William J. Cataldi, aka pup is a Christian Taoist, gay, male, Leatherman who lives in Chelsea, New York City. All of these facts heavily influence the nature of the book. Stories are offered, oftentimes with explicit sexual content, to illustrate and to bring to life important and subtle concepts. This book is for anyone who can tolerate explicit sexual descriptions.
Sex and God and Other Essays explores the bipolar tension of base and high aspects of human life. The author discusses animal earthliness-Godly gravitas, lust-romance, resentment-acceptance, pain-pleasure, and a host of other bipolar tensions in twenty-five essays, four short stories and one poem. He seeks to show that a good human life embraces its wholeness, encompassing everything from the animal depths of its libido to the spiritual crest of its soul. In the process, he reaches surprising conclusions on a variety of topics—social, political, philosophical, literary, psychological, and spiritual.
“. . . the blood and gore of life are as inextricable from human life as they are from animal life. After all—and this is of crucial importance—human beings are animals.”
“In the new world, homosexuals must never forget: We live by permission only—by heterosexual permission.”
— Mutual Resentment and Acceptance
“‘. . . I’m sick of being momma’s good little boy. I’m sick of virtue, and honesty, and goodness, and honor, and high sentiment, and intellect, and endlessly striving to live up to the impossible dreams. I just want to be a piece of human garbage. . . .’”
—Humanity’s Fatal Flaw
“ God forgave the boy, instantaneously, when Christ died on the cross.”
—The Doctrine of Voices
“He sent Bill some long letters in which he described graduating high school in Ithaca, New York, at seventeen and telling his folks he was gay. His parents were devout Christians, so they promptly kicked him out of the house.”
—A Man Is a Beautiful Thing
“Love is not primarily about affiliation, fondness, eagerness to please, eagerness to protect, romance, yearning, desire, lust, pleasure, or anything else people have ascribed to it. Love is knowledge. Anything that can be said about a particular love is a function of the lover’s knowledge of the beloved.”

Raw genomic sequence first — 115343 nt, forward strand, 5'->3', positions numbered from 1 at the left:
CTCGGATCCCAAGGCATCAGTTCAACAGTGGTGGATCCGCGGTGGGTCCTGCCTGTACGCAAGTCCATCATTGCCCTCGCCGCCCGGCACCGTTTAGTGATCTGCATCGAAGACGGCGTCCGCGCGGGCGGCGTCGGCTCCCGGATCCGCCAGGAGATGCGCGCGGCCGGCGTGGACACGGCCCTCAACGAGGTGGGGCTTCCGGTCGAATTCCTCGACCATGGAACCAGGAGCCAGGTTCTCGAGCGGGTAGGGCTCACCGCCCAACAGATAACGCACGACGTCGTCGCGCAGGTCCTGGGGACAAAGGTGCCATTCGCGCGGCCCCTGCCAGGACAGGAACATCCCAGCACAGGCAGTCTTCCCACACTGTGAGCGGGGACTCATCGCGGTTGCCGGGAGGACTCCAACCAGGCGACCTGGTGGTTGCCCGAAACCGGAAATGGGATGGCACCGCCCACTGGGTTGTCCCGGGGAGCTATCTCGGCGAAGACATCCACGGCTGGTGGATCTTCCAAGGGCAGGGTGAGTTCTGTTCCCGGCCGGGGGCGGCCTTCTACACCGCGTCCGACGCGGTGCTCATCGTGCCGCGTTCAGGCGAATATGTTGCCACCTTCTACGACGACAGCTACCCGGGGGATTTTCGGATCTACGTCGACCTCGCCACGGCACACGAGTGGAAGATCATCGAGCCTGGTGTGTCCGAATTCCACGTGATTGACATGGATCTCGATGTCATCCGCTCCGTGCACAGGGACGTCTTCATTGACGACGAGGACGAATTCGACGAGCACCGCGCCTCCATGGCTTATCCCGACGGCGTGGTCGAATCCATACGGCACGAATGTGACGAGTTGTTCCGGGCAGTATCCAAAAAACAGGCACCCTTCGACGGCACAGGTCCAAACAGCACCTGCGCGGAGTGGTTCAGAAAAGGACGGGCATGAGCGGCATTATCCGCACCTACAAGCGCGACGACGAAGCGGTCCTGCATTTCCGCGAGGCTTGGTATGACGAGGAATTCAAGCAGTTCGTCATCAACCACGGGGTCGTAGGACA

—The Death of Christ
(5-Star) Highly recommended!
By Ryan Sullivan on November 22, 2015
I recently finished reading “Sex and God,” and was impressed not only with the range and talent of this writer, but with the depth of thinking in every essay and the fresh and striking ideas I encountered. The author’s passionate examination of the high and low in our nature, and his conviction that an appreciation for both is crucial to our spiritual progress, is compelling enough from the start. But while the book examines suffering and pain in great detail in some parts (and the necessity of pain and suffering), ultimately this struck me as a positive and hopeful book–one born out of compassion for people and a love of listening to others, and a concern for the pursuit of happiness and a better life. Another fun surprise: even aside from the intriguing philosophical essays (which encourage constant dialogue with the reader’s own ideas and beliefs), the short stories are also tremendous, with characters and plots unlike any I’ve encountered before (which is saying something, considering I’m a professional editor who reads hundreds of works of fiction and nonfiction a year).
(5-Star) A Perfect Blend
By Michael Mitchell (Illustrator Artist) on February 9, 2017
This is the perfect combination of a stimulating beach read and a thoughtful, challenging philosophy text. Several of the essays in this book left me examining the author's perspective and re-examining my own. I was especially altered by the binary tensions of right and wrong explored in the volumn's final essay, "The Death of Christ". I suspect that most Western minds would find Cataldi's rationals disorienting. I found them liberating. As for his short stories, they are uniformly engaging. I found myself consuming only a few pages at a time to make the tales last longer. I miss some of it's characters still. This is the mark of a book that get's a second reading. And perhaps a third!